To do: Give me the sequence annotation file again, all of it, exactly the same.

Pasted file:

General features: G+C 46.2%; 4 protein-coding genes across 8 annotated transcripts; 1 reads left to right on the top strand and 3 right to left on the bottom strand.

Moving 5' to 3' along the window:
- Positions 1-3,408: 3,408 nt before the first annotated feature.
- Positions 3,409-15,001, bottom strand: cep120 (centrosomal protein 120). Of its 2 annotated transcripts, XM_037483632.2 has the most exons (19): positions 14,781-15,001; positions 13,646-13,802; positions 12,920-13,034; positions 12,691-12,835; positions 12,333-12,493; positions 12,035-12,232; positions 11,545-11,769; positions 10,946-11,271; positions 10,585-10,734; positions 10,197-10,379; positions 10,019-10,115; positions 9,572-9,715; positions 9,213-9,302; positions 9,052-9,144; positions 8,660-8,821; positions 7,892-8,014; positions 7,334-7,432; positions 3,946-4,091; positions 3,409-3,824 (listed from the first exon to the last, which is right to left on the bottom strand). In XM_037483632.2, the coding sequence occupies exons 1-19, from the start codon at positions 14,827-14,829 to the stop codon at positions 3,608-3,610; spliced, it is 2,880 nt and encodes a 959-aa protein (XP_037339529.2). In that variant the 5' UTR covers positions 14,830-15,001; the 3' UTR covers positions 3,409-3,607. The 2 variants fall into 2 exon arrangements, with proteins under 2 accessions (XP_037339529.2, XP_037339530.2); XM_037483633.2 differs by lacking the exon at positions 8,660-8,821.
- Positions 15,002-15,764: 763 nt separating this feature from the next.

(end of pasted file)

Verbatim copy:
General features: G+C 46.2%; 4 protein-coding genes across 8 annotated transcripts; 1 reads left to right on the top strand and 3 right to left on the bottom strand.

Moving 5' to 3' along the window:
- Positions 1-3,408: 3,408 nt before the first annotated feature.
- Positions 3,409-15,001, bottom strand: cep120 (centrosomal protein 120). Of its 2 annotated transcripts, XM_037483632.2 has the most exons (19): positions 14,781-15,001; positions 13,646-13,802; positions 12,920-13,034; positions 12,691-12,835; positions 12,333-12,493; positions 12,035-12,232; positions 11,545-11,769; positions 10,946-11,271; positions 10,585-10,734; positions 10,197-10,379; positions 10,019-10,115; positions 9,572-9,715; positions 9,213-9,302; positions 9,052-9,144; positions 8,660-8,821; positions 7,892-8,014; positions 7,334-7,432; positions 3,946-4,091; positions 3,409-3,824 (listed from the first exon to the last, which is right to left on the bottom strand). In XM_037483632.2, the coding sequence occupies exons 1-19, from the start codon at positions 14,827-14,829 to the stop codon at positions 3,608-3,610; spliced, it is 2,880 nt and encodes a 959-aa protein (XP_037339529.2). In that variant the 5' UTR covers positions 14,830-15,001; the 3' UTR covers positions 3,409-3,607. The 2 variants fall into 2 exon arrangements, with proteins under 2 accessions (XP_037339529.2, XP_037339530.2); XM_037483633.2 differs by lacking the exon at positions 8,660-8,821.
- Positions 15,002-15,764: 763 nt separating this feature from the next.